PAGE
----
Rare case of pneumorrhachis, pneumomediastinum, pneumothorax, and surgical emphysema secondary to bronchial asthma
Parag Suresh Mahajan,1 Nasser Jassim Al Maslamani,1 Nishan K Purayil2
1Department of Radiology, 2Accident and Emergency Department, Al Khor Hospital, Hamad Medical Corporation, Doha, Qatar
Abstract: Air localized within the spinal canal is called pneumorrhachis. In the case of pneumorrhachis, air can be present in the extradural, the intradural, or the subarachnoid space of the spinal canal. The air within the soft tissue of the posterior mediastinum may dissect along fascial planes, through the intervertebral neural foramina, and into the extradural or the subarachnoid space. Nontraumatic pneumorrhachis is a rare presentation. Most of the time, pneumorrhachis is asymptomatic, remains localized, and resolves spontaneously. There are very few reports of combined presence of pneumomediastinum and extradural pneumorrhachis not associated with thoracic injury in the published literature. We report a rare case of pneumorrhachis, pneumomediastinum, pneumothorax, and surgical emphysema in an adult female patient developed after a bout of violent cough related to bronchial asthma.
Keywords: pneumorrhachis, pneumomediastinum, pneumothorax, surgical emphysema, asthma
Pneumorrhachis is defined as air localized within the spinal canal: in the extradural space; in the intradural space; or in the subarachnoid space. It is a rare condition and is usually incidentally detected during radiological investigations.1 In the radiology practice, it is often associated with severe spinal trauma or is iatrogenic. Most of the time, pneumorrhachis is asymptomatic and is not clinically significant. Pneumorrhachis tends to remain localized and resolves spontaneously.1
Common causes of pneumorrhachis include: penetrating trauma; an invasive procedure like an epidural analgesia or a lumbar puncture; spontaneous or traumatic pneumomediastinum and pneumothorax; degenerative disc disease; or extradural abscess. Bronchial asthma that causes pneumorrhachis is a very rare condition.1–6 To our knowledge, very few cases of this association are reported in the published literature.1–6 Pneumorrhachis secondary to interstitial lung disease was reported by Sandhya et al in 2011.7 A case of pneumorrhachis related to the common flu was recently reported.8 Pneumorrhachis secondary to peanut aspiration was also reported.9 We present a rare case of pneumorrhachis, pneumomediastinum, pneumothorax, and surgical emphysema secondary to an acute attack of bronchial asthma.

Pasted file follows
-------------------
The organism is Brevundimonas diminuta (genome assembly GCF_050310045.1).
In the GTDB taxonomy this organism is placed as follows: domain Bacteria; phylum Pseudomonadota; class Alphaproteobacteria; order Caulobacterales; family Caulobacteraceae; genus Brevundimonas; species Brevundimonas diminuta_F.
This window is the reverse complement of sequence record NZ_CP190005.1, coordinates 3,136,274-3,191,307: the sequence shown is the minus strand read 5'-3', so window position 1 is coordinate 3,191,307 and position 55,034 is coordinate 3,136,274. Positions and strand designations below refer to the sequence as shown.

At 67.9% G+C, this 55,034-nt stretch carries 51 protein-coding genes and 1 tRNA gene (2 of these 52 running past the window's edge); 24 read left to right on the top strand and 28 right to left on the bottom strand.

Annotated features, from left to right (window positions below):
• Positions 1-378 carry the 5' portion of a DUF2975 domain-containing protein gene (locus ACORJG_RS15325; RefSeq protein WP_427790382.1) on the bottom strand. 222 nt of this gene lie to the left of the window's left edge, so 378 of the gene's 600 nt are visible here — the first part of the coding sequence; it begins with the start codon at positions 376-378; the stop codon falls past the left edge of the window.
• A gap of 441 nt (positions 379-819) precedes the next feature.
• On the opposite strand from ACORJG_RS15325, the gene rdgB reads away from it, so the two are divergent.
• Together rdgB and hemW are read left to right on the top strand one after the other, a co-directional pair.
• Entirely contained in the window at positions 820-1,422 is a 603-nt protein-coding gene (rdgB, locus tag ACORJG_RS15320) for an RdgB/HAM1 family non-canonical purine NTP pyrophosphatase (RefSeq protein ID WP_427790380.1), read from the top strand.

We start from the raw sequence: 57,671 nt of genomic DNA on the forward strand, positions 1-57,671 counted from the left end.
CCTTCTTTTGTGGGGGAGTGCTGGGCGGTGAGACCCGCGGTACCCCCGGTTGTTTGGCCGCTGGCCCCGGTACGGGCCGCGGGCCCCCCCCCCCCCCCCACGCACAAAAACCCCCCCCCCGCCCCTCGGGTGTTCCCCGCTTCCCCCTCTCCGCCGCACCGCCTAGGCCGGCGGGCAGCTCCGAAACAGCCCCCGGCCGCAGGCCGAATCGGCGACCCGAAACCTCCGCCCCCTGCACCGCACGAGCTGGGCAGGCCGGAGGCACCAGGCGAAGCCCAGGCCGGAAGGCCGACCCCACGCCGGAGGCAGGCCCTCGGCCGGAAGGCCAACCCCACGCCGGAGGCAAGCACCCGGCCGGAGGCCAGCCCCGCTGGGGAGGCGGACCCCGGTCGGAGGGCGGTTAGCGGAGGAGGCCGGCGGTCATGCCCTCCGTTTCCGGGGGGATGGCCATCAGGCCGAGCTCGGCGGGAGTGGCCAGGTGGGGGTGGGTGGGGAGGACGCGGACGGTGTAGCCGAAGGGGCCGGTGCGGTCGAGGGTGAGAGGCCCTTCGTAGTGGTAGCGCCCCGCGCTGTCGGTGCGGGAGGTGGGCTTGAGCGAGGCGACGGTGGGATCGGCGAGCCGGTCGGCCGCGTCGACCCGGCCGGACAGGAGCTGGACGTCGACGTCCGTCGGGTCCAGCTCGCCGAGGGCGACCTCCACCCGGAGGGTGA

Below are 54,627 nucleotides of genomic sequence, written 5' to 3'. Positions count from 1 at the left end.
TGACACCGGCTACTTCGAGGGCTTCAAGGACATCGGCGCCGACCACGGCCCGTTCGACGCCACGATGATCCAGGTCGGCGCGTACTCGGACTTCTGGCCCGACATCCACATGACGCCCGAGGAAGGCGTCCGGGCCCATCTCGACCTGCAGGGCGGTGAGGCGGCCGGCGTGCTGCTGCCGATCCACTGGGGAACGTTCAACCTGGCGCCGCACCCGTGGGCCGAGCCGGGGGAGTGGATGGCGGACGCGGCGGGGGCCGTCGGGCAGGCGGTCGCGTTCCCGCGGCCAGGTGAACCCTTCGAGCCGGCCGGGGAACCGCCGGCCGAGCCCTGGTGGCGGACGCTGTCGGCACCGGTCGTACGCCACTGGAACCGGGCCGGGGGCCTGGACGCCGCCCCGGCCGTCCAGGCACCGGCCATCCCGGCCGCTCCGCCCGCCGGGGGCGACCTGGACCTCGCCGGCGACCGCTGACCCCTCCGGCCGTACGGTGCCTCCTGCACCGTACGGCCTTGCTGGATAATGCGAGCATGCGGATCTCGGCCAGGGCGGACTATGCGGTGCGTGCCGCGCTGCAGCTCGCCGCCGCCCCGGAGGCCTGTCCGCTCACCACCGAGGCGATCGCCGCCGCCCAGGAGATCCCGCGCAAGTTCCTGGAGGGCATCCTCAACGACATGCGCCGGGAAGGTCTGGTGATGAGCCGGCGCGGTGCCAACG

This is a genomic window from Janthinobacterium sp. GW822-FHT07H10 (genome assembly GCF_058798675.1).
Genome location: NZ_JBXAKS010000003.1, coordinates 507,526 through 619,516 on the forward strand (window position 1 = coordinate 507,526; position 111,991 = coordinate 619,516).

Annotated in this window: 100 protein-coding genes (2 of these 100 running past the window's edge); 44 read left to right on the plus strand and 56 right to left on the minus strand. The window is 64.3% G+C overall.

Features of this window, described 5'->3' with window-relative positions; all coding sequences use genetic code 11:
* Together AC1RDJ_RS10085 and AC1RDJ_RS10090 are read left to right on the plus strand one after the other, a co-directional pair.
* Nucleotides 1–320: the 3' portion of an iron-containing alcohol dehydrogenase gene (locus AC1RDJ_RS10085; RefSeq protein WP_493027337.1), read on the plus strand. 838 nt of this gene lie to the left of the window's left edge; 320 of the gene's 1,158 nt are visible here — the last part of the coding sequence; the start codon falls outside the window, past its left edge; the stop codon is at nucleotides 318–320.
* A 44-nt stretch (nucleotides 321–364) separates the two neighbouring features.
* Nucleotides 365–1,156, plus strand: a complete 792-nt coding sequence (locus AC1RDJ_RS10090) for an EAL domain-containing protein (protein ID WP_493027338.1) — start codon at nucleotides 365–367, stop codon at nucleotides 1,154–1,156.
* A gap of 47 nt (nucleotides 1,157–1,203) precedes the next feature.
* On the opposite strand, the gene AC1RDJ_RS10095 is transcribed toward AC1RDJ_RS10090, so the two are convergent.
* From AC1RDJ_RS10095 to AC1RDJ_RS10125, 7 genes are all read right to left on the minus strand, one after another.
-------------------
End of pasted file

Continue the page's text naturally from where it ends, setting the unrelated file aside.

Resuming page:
An 18-year-old female Arab, a known asthmatic, presented to the emergency department of our hospital with complaints of chest pain and a nonproductive cough of 1-hour duration. She was conscious and well-oriented to the surroundings but had mild dyspnea. There was no history of receiving assisted mechanical ventilation. There was no previous history of pulmonary tuberculosis, recent trauma, surgery, or other intervention.
Vital parameters were stable, and body temperature was normal. There was subcutaneous emphysema involving the right side of the neck. Auscultation of the chest did not reveal any significant abnormality. A chest radiograph was obtained, which revealed surgical emphysema along the upper part of the right lateral chest wall and the right side of the neck. Minimal pneumomediastinum was also noted with air within the superior mediastinum on the right. A loss of volume of the right lung was noted with a shift of mediastinum to the right and elevated right diaphragmatic dome (Figure 1). No lung consolidation, pneumothorax, or pleural collection was noted. The patient collapsed immediately after the chest radiograph was obtained. She was intubated and given intravenous fluids and vasopressors to control the hypotension. Her condition stabilized after 2 hours. The portable bedside chest radiograph revealed increased severity of pneumomediastinum, surgical emphysema, right lung collapse, and mediastinal shift to the right (Figure 2).
Figure 2 Portable bedside semi-sitting chest radiograph.